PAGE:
Apple is prepping a petite Macbook Air that could be the best mobile computing alternative yet. Sorry iPad. This could be the case if rumors pan out to be true from reports that have surfaced claiming Apple is developing a smaller, thinner Macbook Air.
iPad aside, though, the reception of the current Macbook Air has been tepid. It is an awesome piece of engineering, but the $1500 price tag makes the ultrathin portable more of a status symbol than a mobile computer. For $500 less users can get a standard Macbook with double the memory, double the hard drive, double the battery life, and a faster processor.
The new Macbook Air sounds compelling enough–but just how compelling will ultimately depend on the cost. With an 11.6-inch display, and a form factor that is even thinner than the current Macbook Air, the computer could rival the iPad in size and weight–putting them on semi-equal footing as mobile computing platforms.
While the Macbook Air may not compare favorably with the standard Macbook, the current model has a dual-core processor running twice as fast as the iPad’s A4, four times the RAM and double the internal hard drive storage of the 64Gb iPad, a real physical keyboard with backlit keys, a built in webcam, and it is capable of running Adobe Flash content on the Web. It is also capable of running standard desktop applications like Microsoft Office.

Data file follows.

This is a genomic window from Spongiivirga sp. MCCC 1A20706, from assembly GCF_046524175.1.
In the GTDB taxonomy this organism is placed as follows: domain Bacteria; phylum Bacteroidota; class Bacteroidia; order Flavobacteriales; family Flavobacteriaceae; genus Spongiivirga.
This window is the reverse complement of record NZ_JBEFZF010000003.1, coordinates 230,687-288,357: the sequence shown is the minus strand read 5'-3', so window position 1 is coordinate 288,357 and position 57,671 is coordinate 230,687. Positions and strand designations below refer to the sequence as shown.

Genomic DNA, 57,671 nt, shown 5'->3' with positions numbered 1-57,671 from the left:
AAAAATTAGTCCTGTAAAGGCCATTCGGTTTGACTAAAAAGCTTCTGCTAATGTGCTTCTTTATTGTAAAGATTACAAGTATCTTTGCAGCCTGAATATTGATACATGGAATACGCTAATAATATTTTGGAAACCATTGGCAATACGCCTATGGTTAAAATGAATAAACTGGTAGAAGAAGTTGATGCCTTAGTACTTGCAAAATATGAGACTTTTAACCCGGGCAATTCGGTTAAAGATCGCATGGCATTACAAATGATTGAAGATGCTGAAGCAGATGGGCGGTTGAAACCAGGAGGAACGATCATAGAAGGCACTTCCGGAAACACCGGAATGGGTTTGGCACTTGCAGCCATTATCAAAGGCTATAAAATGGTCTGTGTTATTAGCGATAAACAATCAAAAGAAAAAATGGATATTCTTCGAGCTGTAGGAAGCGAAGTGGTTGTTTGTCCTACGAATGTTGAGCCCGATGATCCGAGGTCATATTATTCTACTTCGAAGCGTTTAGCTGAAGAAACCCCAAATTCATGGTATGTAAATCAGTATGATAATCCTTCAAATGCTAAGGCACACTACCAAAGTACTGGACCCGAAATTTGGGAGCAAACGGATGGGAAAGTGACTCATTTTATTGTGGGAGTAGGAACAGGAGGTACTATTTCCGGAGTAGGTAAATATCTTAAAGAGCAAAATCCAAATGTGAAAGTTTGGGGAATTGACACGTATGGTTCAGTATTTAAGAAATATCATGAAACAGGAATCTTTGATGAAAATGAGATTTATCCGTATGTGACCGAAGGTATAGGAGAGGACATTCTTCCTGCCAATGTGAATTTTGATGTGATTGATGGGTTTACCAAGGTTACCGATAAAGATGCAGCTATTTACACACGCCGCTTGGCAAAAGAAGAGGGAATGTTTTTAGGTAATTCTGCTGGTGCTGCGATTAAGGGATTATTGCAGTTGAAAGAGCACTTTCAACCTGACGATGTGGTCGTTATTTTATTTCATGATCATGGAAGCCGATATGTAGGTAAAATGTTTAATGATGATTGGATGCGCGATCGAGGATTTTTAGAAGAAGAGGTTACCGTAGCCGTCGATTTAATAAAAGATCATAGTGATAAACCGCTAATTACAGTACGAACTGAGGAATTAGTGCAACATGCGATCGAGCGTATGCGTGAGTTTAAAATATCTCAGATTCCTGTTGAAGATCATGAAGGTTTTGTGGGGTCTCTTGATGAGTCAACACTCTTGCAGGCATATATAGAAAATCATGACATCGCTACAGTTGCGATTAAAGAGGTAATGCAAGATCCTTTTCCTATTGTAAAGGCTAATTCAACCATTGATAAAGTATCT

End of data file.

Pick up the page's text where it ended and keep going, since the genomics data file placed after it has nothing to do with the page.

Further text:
The iPad, on the other hand, has significantly longer battery life, a multitouch display and touchscreen interface, and a price tag about one half to one third of the cost of the current Macbook Air depending on the iPad model. While the iPad does not run standard desktop software, users can rely on apps they are familiar with from the iPhone. For productivity software, Apple provides the iWork suite for iPad, including Pages, Numbers, and Keynote, and cloud solutions like Google Docs and Office Web Apps provide some limited Web-based functionality.
The iPad provides a more instant-on experience compared to booting up the Macbook Air. However, the Macbook Air is capable of multitasking, while the iPad will only have a limited form of multitasking once iOS4 is available for it sometime later this year. The touchscreen display is a better method of input in many cases while on the go, but mobile users that need to type lengthy docs will appreciate having a real keyboard.
The rumored Macbook Air, reportedly running on an Intel Core i-series ultra low voltage processor, may have longer battery life than the current Macbook Air–closer to the battery life of the iPad. If Apple also brings the Macbook Air price down to the sub-$1000 range, it would be hard to argue that the iPad is a better mobile computing tool.
The bottom line answer to the question of which is a better mobile computing platform is “it depends”. If you only need a light, portable device to check e-mail and do some Web surfing, the iPad is an ideal mobile computing tool. If you need more computing horsepower, more local storage space, more peripheral options, and/or more application flexibility, the Macbook Air offers a better alternative.